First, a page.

A Few Words About Change

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About The Study

FYS Instructor Miranda Zent

Alex’s poetry reflects a sense of frustration familiar to many students in their first year of college. During this time of intense change it’s not surprising if students experience an almost total reordering of their sense of self—a strong shift in values and beliefs, the assumption of new responsibilities, a different sense of home and adulthood. The big question that confronts many of us during this crucial time asks what facets of our previous identity will remain after these monumental changes have done their work? How can we know those essential, defining features of our identity, and how much control do we have over whether we shed them or not?

As she says in her rationale, Alex’s first year was full of changes that profoundly impacted her. Alex confronted these changes head on, writing from them, analyzing them, finding meaning from them intellectually, creatively, emotionally and spiritually. Her poetry meditates on the dynamic nature of identity, specifically the ways that time and place shape the self. She struggles with ambivalence in the face of her “love/hate” relationship with time, identifies some hard won insights born from disillusionment, and considers the paradox that the nature of the essential self is intrinsically dynamic.

Alex Farr

Author Bio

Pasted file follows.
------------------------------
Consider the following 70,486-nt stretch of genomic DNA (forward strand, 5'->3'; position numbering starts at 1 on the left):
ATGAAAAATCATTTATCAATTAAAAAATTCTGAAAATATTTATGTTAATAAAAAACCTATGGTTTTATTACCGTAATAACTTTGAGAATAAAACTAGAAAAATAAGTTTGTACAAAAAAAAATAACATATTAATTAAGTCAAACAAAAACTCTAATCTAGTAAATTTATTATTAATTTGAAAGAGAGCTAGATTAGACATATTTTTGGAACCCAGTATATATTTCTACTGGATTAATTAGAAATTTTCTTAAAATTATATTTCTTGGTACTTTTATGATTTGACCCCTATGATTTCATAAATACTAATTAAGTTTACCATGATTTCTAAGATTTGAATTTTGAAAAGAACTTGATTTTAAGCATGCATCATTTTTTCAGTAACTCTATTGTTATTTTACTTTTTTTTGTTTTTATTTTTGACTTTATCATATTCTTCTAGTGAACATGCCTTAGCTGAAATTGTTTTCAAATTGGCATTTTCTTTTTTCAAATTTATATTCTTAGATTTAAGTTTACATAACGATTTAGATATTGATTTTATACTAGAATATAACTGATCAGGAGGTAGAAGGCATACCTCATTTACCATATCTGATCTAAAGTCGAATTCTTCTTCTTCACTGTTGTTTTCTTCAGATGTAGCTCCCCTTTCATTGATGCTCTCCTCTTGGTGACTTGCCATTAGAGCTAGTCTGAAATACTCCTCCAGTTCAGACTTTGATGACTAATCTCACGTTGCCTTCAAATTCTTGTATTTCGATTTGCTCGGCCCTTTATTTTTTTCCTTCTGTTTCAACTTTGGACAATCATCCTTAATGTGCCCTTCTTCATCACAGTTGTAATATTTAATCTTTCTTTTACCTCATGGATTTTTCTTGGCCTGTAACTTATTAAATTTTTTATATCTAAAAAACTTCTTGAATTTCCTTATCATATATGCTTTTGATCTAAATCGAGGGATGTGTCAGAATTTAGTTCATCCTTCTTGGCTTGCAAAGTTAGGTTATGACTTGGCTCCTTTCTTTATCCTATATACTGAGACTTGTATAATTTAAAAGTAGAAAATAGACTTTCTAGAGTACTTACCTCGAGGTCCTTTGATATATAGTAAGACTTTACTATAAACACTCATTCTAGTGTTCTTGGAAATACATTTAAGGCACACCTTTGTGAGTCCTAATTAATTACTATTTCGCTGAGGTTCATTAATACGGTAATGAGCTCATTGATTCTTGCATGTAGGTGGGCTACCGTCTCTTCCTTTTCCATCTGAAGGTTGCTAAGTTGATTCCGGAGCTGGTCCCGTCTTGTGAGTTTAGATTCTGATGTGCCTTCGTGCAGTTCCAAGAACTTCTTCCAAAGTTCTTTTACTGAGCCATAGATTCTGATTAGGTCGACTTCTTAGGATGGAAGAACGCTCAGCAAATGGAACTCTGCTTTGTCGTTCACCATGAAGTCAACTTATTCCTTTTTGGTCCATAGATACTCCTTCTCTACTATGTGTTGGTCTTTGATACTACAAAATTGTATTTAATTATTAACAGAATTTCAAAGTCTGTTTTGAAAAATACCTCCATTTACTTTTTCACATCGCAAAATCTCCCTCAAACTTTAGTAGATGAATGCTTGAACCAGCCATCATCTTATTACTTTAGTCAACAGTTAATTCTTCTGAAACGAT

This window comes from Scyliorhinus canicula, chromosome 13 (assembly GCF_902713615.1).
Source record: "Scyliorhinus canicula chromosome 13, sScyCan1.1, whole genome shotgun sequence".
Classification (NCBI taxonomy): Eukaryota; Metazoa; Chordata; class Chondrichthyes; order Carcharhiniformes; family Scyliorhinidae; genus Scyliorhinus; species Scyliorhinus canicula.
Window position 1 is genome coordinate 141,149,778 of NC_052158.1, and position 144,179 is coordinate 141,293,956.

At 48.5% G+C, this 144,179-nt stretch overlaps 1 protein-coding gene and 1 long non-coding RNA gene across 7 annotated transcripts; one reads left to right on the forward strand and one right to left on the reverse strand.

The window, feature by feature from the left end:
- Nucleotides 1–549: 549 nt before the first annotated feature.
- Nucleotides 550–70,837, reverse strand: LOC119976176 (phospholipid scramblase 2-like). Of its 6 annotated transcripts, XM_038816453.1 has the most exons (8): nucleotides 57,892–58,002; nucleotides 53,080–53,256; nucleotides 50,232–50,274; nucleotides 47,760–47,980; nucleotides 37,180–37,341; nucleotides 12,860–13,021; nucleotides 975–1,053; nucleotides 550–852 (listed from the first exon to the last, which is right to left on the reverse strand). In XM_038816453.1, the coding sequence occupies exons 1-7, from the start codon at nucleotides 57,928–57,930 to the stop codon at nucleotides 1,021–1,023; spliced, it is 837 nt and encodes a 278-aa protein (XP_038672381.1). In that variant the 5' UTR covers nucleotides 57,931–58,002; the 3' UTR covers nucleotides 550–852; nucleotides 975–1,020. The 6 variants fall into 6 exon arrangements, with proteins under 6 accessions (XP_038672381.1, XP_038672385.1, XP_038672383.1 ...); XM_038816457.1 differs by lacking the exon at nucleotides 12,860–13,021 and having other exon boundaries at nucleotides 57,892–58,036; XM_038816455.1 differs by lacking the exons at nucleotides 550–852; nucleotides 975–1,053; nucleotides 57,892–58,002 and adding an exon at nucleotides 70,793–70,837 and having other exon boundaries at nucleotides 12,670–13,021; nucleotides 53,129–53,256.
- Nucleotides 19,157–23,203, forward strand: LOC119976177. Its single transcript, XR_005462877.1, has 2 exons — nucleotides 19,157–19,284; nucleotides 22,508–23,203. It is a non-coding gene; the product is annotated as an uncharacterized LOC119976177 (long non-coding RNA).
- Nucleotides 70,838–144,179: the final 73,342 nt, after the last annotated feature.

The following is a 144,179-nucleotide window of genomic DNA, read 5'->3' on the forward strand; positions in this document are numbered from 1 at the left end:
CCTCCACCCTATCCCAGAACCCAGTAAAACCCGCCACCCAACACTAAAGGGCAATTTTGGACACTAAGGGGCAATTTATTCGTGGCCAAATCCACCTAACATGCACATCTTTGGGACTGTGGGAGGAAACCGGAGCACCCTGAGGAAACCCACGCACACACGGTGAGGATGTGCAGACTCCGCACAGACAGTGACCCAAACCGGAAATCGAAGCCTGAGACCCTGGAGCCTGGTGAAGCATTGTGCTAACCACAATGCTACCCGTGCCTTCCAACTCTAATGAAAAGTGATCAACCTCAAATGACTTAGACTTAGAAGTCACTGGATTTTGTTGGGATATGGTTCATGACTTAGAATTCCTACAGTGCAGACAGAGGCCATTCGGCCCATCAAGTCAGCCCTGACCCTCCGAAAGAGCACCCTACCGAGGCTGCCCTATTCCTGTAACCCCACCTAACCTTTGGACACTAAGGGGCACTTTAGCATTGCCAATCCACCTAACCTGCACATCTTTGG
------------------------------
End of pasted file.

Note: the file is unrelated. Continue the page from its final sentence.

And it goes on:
Alexandra Farr is a full time student at Columbia College, majoring in acting, minoring in creative writing. For Alex, a career in acting is the ultimate way to experience life. “People fascinate me, and acting gives me the opportunity to explore this attraction. In a way, acting allows me to live through the character I portray. It allows me to experience the world as more than one person.” In addition to acting, Alex has spent many years studying dance and vocal performance. Alex has lived in New York, St. Thomas, Pennsylvania, and now Chicago. She has also traveled to the United Kingdom. She is looking forward to exploring more countries around the world because of her passion to understand and embrace world cultures. It is through her poetry that Alex nurtures her affection for the written word. “We may feel bitterly how little our poems can do in the face of seemingly out of control technological power and seemingly limitless corporate greed, yet it has always been true that poetry can break isolation, show us to ourselves when we are outlawed or made invisible, remind us of beauty where no beauty seems possible, remind us kinship where all is represented as separation.”― Adrienne Rich.